Looking at the eye and sight in language.

Vision is often portrayed as the most important sense (somtimes debateably) for humans, so it’s understandable that there is a lot of language connected with sight and our eyes.

We have three key verbs for sight in English: see, the simple act of noticing something with the eyes; look, a more deliberate act often when that which is being sought is not immediately in sight; and watch, which implies a period of time. There are of course a number of others: glance, to look quickly; stare, to look in one direction for a long time; glare, to look with anger; glimpse, to see breifly often without intent; etc.

However, it is typically more idiomatic uses that cause confusion, so here are a few phrases conected with sight/eyes etc.



An eye for an eye, and a tooth for a tooth references the Bible (specifically Exodus 21:24 although it is referenced in later books as well), this is often used to mean someone who causes an offence should receive the same damage or provide equivalent compensation. Don’t confuse this one with to see eye to eye with someone, if you see eye to eye you understand each other well.

“Tom and Mary see eye to eye on the new development project.”

Visionary, if someone is a visionary in their field it means they are looking to the future and have clear plans, not necessarily that they have supernatural insight. Peter Higgs, was on the radio this morning, he got The Nobel Prize for being visionary.

To be up to your eyes in something, often work means that you have a lot of that something.

“Mark is up to his eyes in trouble; his practical jokes have really gone too far this time”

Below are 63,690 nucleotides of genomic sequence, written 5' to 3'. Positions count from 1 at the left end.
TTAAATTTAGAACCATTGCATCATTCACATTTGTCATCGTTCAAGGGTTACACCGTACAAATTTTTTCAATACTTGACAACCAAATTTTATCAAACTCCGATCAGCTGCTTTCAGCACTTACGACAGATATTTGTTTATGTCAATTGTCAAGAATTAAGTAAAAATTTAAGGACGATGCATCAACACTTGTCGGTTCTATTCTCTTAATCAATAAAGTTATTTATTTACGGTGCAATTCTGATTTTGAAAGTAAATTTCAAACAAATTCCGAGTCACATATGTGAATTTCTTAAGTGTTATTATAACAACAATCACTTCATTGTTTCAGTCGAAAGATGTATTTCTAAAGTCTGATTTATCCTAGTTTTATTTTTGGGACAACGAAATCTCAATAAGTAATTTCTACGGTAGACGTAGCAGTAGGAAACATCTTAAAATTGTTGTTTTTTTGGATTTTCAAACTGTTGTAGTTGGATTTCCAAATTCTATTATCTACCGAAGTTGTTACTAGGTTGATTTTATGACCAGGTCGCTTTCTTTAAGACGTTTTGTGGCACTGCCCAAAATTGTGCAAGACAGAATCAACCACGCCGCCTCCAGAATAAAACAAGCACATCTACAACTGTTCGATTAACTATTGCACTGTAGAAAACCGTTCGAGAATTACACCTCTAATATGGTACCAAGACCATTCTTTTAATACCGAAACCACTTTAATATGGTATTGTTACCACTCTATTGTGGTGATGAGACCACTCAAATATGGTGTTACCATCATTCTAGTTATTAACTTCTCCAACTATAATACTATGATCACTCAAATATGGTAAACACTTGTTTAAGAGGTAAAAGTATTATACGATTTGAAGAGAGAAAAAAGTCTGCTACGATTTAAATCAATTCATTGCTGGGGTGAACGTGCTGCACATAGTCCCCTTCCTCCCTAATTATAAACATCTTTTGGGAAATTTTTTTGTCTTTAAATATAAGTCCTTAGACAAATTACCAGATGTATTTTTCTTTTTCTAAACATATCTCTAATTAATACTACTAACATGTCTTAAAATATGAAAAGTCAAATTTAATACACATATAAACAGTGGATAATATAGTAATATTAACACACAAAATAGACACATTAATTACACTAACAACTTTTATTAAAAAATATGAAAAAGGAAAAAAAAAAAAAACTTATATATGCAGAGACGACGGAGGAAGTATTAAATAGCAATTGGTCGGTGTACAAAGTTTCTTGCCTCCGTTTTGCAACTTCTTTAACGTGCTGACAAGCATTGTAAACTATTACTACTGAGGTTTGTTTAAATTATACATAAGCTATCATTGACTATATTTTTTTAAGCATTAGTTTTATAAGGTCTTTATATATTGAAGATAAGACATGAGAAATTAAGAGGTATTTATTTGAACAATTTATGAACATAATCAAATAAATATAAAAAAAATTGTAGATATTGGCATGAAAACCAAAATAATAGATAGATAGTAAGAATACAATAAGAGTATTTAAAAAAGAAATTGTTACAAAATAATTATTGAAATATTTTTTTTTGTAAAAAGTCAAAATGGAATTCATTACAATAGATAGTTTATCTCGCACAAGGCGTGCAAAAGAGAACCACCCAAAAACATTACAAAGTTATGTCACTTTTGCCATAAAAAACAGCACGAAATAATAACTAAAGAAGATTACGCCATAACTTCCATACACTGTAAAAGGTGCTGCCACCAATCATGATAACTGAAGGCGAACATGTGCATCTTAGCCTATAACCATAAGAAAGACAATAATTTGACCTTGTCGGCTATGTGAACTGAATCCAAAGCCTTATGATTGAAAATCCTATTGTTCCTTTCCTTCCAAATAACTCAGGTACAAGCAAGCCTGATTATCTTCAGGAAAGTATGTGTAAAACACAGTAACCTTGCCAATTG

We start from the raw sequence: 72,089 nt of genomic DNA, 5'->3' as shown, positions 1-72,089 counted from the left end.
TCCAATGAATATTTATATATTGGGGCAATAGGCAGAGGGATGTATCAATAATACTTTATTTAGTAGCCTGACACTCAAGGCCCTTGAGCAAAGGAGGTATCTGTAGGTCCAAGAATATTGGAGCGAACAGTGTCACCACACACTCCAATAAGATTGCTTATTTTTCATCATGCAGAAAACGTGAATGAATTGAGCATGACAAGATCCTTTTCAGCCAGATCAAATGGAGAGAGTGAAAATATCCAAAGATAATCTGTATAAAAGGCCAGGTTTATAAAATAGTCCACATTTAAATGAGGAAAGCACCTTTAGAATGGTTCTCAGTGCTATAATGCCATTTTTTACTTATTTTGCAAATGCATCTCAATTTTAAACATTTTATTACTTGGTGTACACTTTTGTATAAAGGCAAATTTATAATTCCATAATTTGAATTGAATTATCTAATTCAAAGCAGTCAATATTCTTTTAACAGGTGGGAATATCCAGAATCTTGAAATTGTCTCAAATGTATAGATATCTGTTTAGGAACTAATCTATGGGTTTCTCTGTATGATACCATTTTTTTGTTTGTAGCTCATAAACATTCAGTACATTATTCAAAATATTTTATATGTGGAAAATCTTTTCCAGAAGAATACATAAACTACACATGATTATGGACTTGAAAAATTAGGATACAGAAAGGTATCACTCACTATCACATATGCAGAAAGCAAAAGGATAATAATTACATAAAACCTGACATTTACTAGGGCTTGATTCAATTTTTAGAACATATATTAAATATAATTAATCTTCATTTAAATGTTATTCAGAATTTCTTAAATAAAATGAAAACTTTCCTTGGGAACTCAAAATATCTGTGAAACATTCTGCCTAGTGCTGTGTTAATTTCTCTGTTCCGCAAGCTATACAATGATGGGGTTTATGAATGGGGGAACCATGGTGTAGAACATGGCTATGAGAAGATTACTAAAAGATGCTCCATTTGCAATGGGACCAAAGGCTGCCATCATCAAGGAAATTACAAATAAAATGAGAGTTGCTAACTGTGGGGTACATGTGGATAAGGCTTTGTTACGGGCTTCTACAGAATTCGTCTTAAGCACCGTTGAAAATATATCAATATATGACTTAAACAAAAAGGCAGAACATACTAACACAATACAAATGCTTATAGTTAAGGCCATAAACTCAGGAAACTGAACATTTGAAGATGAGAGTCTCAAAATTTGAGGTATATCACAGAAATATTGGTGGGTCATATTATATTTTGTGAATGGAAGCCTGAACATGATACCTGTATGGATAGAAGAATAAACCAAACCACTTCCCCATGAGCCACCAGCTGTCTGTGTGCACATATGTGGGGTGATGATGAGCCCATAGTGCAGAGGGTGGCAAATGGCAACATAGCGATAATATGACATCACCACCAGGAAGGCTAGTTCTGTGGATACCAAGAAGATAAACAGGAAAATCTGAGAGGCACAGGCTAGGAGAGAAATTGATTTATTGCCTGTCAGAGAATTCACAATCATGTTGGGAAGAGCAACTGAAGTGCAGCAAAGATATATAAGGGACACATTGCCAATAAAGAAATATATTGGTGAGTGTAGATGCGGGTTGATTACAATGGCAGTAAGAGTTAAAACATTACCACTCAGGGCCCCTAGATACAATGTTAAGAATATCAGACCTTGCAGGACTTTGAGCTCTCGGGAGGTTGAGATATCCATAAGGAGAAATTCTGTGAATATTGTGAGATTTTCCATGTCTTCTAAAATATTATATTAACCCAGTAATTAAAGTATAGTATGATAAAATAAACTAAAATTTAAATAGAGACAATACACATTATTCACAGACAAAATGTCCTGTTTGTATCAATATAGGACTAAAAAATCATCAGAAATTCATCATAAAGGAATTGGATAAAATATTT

To keep your eye on the ball, (or to take your eye off the ball), coming from sports this could have come up a couple of weeks ago. Figuratively, if a task needs close attention then you need to keep your eye on the ball, if something goes wrong and you weren’t paying attention then you took your eye off the ball. It can also be used to describe someone who is very sharp witted and can respond to situations quickly and well.

“Susan really has her eye on the ball; I hope she gets that promotion.”

To have 20/20 vison, 20/20 vision is ‘perfect eyesight’ (some people have even better) this means that the person does not need glasses/contacts etc. Figuratively, this means that the person in question is alert and informed in the area/topic.

To lay eyes on something means to see it often for the first time, or when you expect not to see that person/thing again.

“David has really blown it this time; I’m going to let him know as soon as I lay eyes on him.”

To eyeball something/someone, this means to evaluate something by sight, but fairly quickly so the observation may not be reliable/exact depending on the situation.

“I eyeballed that new restaurant, it looks really nice. Should we go there for dinner sometime?”